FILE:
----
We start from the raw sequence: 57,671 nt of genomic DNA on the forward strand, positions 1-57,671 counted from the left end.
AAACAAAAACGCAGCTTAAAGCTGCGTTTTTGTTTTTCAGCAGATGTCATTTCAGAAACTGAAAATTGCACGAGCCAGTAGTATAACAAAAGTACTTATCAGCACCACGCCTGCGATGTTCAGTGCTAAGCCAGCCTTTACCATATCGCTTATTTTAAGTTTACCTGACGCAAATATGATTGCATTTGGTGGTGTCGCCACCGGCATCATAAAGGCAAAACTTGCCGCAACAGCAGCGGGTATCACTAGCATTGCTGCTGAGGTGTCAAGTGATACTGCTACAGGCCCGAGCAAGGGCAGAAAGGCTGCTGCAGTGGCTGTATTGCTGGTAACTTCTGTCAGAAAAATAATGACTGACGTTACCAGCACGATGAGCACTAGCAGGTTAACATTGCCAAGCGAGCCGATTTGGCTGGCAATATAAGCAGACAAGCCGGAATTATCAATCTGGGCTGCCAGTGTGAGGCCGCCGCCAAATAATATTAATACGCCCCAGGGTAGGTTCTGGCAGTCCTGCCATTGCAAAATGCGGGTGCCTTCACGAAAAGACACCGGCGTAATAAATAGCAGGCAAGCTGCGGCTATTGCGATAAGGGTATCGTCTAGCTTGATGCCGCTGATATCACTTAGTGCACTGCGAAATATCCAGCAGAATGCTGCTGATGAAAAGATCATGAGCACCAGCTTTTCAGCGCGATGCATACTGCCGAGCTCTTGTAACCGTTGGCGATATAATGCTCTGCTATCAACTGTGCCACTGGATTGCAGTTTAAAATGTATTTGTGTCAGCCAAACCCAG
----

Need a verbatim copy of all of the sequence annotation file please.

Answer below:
We start from the raw sequence: 57,671 nt of genomic DNA on the forward strand, positions 1-57,671 counted from the left end.
AAACAAAAACGCAGCTTAAAGCTGCGTTTTTGTTTTTCAGCAGATGTCATTTCAGAAACTGAAAATTGCACGAGCCAGTAGTATAACAAAAGTACTTATCAGCACCACGCCTGCGATGTTCAGTGCTAAGCCAGCCTTTACCATATCGCTTATTTTAAGTTTACCTGACGCAAATATGATTGCATTTGGTGGTGTCGCCACCGGCATCATAAAGGCAAAACTTGCCGCAACAGCAGCGGGTATCACTAGCATTGCTGCTGAGGTGTCAAGTGATACTGCTACAGGCCCGAGCAAGGGCAGAAAGGCTGCTGCAGTGGCTGTATTGCTGGTAACTTCTGTCAGAAAAATAATGACTGACGTTACCAGCACGATGAGCACTAGCAGGTTAACATTGCCAAGCGAGCCGATTTGGCTGGCAATATAAGCAGACAAGCCGGAATTATCAATCTGGGCTGCCAGTGTGAGGCCGCCGCCAAATAATATTAATACGCCCCAGGGTAGGTTCTGGCAGTCCTGCCATTGCAAAATGCGGGTGCCTTCACGAAAAGACACCGGCGTAATAAATAGCAGGCAAGCTGCGGCTATTGCGATAAGGGTATCGTCTAGCTTGATGCCGCTGATATCACTTAGTGCACTGCGAAATATCCAGCAGAATGCTGCTGATGAAAAGATCATGAGCACCAGCTTTTCAGCGCGATGCATACTGCCGAGCTCTTGTAACCGTTGGCGATATAATGCTCTGCTATCAACTGTGCCACTGGATTGCAGTTTAAAATGTATTTGTGTCAGCCAAACCCAG